David Spector
The map above is a plot of surface weather features at 4pm and the 250 mb jet stream at 6pm. The numerals are the intensity and approximate locations of tornadoes. As would be expected the most intense tornadoes occurred in the area of maximum difluence ahead of the dry line. 

The 7pm 500mb chart depicts the short wave moving into the central Great Plains.
It was the rare situation where all of the meteorological elements came into place simultaneously.

KSNW-TV's Live WSR-74C Radar at 5:45pm 

I'm pointing to the developing hook echo associated with the developing Wichita-Andover Tornado north of Conway Springs (CS). I had just been handed a report of a funnel cloud north of that town. There was already a tornado on the ground over Goddard, Kansas, that was moving east northeast. 

Prototype NEXRAD Doppler Image, Oklahoma City, 5:47pm

The storms (above) were moving northeast. Because these storms were so distant from the radar, the prototype's resolution was poor. But, these were the first tornado thunderstorms ever shown on modern Doppler radar. 

A wider view of the NEXRAD:
This gives you an idea of how incredibly taxing it was to broadcast the warnings for all of these! There were no automatic TV "crawl" devices -- everything had to be done verbally and by pointing a maps.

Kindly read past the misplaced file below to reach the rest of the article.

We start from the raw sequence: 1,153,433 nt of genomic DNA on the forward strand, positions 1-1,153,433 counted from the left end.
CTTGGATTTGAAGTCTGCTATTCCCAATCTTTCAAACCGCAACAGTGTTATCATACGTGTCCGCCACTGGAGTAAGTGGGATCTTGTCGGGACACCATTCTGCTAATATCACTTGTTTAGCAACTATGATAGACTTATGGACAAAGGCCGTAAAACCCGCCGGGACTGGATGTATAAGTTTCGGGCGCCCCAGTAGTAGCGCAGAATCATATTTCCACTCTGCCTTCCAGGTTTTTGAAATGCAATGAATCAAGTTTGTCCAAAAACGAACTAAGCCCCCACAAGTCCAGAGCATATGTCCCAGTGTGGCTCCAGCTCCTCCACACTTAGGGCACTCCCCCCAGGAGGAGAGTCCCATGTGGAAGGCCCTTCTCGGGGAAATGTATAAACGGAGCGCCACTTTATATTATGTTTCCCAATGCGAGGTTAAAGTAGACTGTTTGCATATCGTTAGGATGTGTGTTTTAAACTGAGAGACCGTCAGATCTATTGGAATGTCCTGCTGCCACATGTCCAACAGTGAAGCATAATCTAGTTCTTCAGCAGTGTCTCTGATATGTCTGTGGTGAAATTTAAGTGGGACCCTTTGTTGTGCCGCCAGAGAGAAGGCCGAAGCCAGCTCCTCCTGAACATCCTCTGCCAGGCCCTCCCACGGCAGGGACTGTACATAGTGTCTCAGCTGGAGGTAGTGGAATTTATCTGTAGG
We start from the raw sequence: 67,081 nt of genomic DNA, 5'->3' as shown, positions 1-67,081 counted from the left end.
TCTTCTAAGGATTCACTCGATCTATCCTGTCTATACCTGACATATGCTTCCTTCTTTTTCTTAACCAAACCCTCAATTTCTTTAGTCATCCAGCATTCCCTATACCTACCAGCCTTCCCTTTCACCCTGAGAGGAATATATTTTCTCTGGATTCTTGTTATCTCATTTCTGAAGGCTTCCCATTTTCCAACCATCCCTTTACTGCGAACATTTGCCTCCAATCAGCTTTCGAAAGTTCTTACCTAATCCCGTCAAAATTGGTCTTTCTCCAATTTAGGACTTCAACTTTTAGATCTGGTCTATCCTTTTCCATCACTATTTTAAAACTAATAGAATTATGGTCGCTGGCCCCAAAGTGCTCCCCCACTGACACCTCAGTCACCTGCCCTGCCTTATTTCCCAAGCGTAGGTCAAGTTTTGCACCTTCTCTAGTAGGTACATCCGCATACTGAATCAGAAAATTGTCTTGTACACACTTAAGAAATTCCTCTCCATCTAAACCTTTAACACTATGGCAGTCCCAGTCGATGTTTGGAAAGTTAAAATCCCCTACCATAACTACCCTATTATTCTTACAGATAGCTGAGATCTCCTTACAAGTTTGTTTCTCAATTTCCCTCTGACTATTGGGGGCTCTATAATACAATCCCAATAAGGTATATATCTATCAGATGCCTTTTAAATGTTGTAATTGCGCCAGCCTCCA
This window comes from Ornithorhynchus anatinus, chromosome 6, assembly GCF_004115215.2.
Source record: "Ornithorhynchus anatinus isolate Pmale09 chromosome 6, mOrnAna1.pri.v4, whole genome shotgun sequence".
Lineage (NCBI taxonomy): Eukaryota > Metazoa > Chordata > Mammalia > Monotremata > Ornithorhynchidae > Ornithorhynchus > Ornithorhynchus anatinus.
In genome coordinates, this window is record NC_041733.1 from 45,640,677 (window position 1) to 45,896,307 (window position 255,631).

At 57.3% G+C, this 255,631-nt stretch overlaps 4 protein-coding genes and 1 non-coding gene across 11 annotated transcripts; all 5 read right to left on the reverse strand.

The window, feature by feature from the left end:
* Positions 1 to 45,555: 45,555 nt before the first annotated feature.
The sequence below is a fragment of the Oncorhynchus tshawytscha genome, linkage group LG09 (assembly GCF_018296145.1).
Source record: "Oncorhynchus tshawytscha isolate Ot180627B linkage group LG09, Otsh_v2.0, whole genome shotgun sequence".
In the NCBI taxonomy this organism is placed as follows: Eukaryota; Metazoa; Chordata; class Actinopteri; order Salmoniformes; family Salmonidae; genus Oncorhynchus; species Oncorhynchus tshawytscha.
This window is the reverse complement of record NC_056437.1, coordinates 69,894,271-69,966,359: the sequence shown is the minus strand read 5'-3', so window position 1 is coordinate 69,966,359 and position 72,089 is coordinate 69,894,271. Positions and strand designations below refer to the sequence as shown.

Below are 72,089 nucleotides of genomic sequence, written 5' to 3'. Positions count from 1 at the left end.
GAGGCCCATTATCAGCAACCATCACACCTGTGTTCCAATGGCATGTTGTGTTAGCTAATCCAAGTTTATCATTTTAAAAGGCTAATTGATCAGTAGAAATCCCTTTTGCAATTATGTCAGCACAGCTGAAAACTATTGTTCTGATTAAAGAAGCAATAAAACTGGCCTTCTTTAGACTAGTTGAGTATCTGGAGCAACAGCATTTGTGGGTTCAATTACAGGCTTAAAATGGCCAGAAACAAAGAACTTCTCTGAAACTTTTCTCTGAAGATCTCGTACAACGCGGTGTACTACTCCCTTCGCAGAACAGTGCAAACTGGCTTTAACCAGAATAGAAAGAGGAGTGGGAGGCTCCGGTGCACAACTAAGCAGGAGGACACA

First Tornado Within NEXRAD's Wind Measuring Range

To the south of the three major Kansas tornado, a large supercell produced the F-4 intensity Red Rock (Oklahoma) tornado, here getting ready to cross I-35 about a mile south of the Dairy Queen at the Billings exit. The computer algorithm flashed a gold circle (reproduced here) that blinked when it found rotation. NEXRAD worked! It took just five days to prove itself. 

These days we look at the raw velocity data, shown below for the Red Rock storm.
Where the very light green and orange come together is the location of the the tornado. 

GOES Weather Satellite
If I recall correctly, the April 26th outbreak was the first, or one of the first, times the GOES imager was run on five minute intervals. While I was too busy to look at the satellites (it would have been useful, I wish I had) the data collected on this date is referenced in several scientific papers. 

Television Weather Technology
How about....none? There were no automatic "crawl" devices or other technology to display the warnings. We had an unlisted number for our trained storm spotters. Reports from the NWS came from the NOAA Weather Wire. The weather squadron at McConnell AFB (which was severely damaged by the tornado) issued "SA" reports (prior to METARs) every few minutes as the storm approached (even today I remember the T/Td was 81°/69°). Those came over "Service A" and had to be read off paper.  Everything had to be done pretty much as you see in the video below. 

Plus, we had to cover a Wichita radio station. The workload was enormous when trying to cover three major tornadoes in the immediate area, severe thunderstorms to the north (but still in our viewing area) and a line of thunderstorms that formed on the cold front and produced a second tornado warning for the Wichita area along with large hail, high winds and lightning that disrupted the search and rescue effort. It was hours of coverage with no dinner, no restroom breaks and hardly time to breathe. 

Still, this historic outbreak was the basis for the tornado warning system we enjoy today. We have cut the tornado death rate by 95% -- a tremendous scientific accomplishment. Weather scientists, however, need to insure we do not take these achievements for granted. There are some disquieting trends in the tornado warning system and I'll have more to say on that topic next month.